The Long View: Liquidations



There are four campaigns of liquidation taking place. The first, biggest, and whose boldness made all the rest possible, is the so-called “war on drugs,” establishing that the Roman maxim “in times of war, the law falls silent,” is true.

The second, and most closely related to the first, is the liquidation of local officials that from time to time takes place. The third and fourth are connected to each other, because they represent a different, older war: the liquidation of the above-ground Left, for whom neither ideology nor activism can ever be a justification for being murdered. This was another war embarked upon when the President and the Communists’ efforts to coalesce collapsed in mutual recriminations. The President bestowed on the armed forces the same grant of absolution he formerly bestowed on the police: So long as the President’s broad instructions are followed (always claim there was armed resistance in response to an operation and ensure no witnesses), impunity would be rewarded not only with pardons if required, but equally if not more importantly, the President assuming any and all responsibility for the consequences of his declarations of war against drugs and Communists.

And so it has come to pass that in recent days alone, a Feb. 20 video surfaced in which a policeman in Bukidnon was recorded on video firing a gun thrice before placing it beside the body of a drug suspect. Policemen, too, have been implicated in the assassination, in broad daylight on a public road with dozens of witnesses, of Ronald Aquino, mayor of Calbayog. Samar Rep. Edgar Mary Sarmiento pointed out that uniformed policemen with bonnets and M-203s, participated in the attack.

Lawyer Angelo Karlo Guillen, part of a team of NUPL lawyers, succeeded in having a Bacolod court quash a search warrant issued by Judge Angelo Karlo Guillen in 2019 against seven persons for their political activities. The Bacolod court did an ocular inspection of the property in question and determined that the search warrant wasn’t specific enough. The thing is, Guillen himself had been attacked last week, and is recuperating in hospital. He is lucky to be alive; nine political organizers were liquidated on March 7. Beyond this, lawyers themselves have become a category ripe for liquidation themselves (one documentation counts 56 slain lawyers in 55 months) with two former Supreme Court justices, four current or retired deans, or a total of 62 lawyers, focusing on a particularly hard-hit subset of lawyers: petitioners against the anti-terrorism law. Thus, the 62 lawyers have petitioned the Supreme Court to do something to stop the attacks against those questioning the law before the courts, and to issue a TRO against the law.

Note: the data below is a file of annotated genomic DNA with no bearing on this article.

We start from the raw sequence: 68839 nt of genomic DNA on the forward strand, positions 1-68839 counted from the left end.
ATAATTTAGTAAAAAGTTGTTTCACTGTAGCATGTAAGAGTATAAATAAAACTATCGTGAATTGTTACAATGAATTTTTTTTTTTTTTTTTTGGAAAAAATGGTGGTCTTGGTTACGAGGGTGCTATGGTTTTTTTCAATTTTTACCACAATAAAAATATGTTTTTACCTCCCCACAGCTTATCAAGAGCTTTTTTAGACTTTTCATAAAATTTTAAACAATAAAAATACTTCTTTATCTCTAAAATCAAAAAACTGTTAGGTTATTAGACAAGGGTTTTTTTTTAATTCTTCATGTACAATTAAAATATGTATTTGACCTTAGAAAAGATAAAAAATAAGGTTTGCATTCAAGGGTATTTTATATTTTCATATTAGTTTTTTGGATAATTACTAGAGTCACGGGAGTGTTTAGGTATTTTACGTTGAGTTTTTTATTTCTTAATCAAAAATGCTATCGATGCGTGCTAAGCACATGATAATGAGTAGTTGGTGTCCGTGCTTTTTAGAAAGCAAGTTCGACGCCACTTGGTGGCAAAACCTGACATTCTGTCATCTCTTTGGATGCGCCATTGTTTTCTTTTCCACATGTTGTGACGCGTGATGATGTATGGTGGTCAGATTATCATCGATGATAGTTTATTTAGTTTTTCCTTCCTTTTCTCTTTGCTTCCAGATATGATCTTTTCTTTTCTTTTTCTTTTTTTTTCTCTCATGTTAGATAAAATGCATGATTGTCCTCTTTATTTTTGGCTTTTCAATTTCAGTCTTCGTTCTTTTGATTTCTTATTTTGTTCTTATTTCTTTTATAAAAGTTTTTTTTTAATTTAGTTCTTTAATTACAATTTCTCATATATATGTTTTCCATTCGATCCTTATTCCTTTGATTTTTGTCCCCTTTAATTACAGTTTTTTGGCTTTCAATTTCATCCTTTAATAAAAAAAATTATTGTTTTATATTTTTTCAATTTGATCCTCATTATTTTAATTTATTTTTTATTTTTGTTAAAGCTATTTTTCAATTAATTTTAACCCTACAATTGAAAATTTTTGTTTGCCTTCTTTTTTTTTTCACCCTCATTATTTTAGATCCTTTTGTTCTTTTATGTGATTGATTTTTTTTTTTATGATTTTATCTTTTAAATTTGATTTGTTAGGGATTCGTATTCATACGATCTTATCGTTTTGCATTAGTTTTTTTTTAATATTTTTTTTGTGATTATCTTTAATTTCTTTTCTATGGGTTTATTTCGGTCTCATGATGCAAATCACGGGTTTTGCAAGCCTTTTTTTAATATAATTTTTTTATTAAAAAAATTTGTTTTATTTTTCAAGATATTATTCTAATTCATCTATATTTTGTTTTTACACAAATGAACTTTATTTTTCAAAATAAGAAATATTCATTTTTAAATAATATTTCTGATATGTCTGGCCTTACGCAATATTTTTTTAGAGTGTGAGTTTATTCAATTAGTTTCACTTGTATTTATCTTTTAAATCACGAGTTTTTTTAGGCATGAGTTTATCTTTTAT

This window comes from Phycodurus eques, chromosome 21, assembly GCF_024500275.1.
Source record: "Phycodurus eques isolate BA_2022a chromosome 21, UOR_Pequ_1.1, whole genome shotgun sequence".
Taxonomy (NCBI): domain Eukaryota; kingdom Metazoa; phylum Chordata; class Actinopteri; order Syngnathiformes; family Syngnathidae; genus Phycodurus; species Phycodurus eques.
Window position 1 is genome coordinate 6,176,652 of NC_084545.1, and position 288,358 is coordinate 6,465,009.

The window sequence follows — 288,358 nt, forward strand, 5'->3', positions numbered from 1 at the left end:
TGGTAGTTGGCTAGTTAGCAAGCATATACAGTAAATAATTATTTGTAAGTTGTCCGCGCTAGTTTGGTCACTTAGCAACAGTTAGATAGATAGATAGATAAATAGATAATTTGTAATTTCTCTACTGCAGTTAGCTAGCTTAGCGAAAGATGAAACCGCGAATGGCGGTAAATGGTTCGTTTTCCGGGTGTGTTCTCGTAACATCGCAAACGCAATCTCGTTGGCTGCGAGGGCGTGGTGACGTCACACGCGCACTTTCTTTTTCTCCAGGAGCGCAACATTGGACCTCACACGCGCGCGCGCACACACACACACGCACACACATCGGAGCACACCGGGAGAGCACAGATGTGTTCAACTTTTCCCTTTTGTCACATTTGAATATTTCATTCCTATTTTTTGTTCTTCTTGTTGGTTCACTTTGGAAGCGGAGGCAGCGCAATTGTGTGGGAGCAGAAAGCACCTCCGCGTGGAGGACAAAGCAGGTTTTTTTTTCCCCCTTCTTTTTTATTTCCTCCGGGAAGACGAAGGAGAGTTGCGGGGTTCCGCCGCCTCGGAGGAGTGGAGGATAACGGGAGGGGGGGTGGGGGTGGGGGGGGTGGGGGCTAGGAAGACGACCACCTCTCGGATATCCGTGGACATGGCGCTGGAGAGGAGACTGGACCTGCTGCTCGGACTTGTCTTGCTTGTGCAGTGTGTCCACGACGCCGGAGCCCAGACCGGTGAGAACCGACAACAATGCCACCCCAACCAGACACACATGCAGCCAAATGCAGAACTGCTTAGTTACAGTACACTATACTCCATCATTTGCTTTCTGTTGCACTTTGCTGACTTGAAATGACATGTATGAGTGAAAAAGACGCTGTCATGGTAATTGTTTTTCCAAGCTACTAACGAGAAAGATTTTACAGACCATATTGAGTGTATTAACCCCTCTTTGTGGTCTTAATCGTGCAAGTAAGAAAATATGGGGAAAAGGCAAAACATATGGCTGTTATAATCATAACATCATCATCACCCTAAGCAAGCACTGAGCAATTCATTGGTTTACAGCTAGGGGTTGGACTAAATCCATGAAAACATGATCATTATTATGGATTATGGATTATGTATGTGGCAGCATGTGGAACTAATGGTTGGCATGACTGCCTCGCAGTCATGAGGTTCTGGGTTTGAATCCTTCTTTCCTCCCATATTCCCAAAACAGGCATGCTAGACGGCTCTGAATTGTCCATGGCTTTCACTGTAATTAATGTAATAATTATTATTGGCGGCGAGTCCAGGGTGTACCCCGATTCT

To repeat: the President created the conditions for a sense of impunity to embolden the police and armed forces, by taking on any and all moral and legal responsibility himself, and guaranteeing impunity to those who obey his orders (and conditions: being careless and antagonizing public opinion will lead to a withdrawal of presidential protection). He also perfected the manner in which the bloodlust of the loyal are inflamed, and that bloodlust channeled into a concerted campaign of liquidations. Timing, as they say, is everything. We saw it first on Aug. 14-18, 2017, when the police engaged in what was supposedly a “one-time, big-time” campaign against drugs, but which claimed the life of Kian delos Santos in such a manner as to force a temporary pause in the killings. We have seen it again on March 7, 2021, this time, against Communism. Surely no one has forgotten, yet, the fate that befell local officials against whom the President thundered and shrilled.

In all these cases, the gun has served as judge, jury, and executioner, when the state itself has abolished death as a penalty for crimes, and has abolished political crimes (such as membership in once-prohibited organizations) that used to have penalties attached to them. The President, with his primeval, assistant fiscal’s approach to the law, has seized on the crude formula of the law’s latitude given to killing in self-defense, a slim defense only made possible first, by the manner in which all institutions have become enfeebled by public approval or indifference to the bloody results, and second, by blurring the distinctions between armed rebels or drug syndicate goons, and the vast majority of victims who, being dead, are conveniently unable to testify they could not be, by any stretch of the imagination, either of these two categories of people.

Manuel L. Quezon III.

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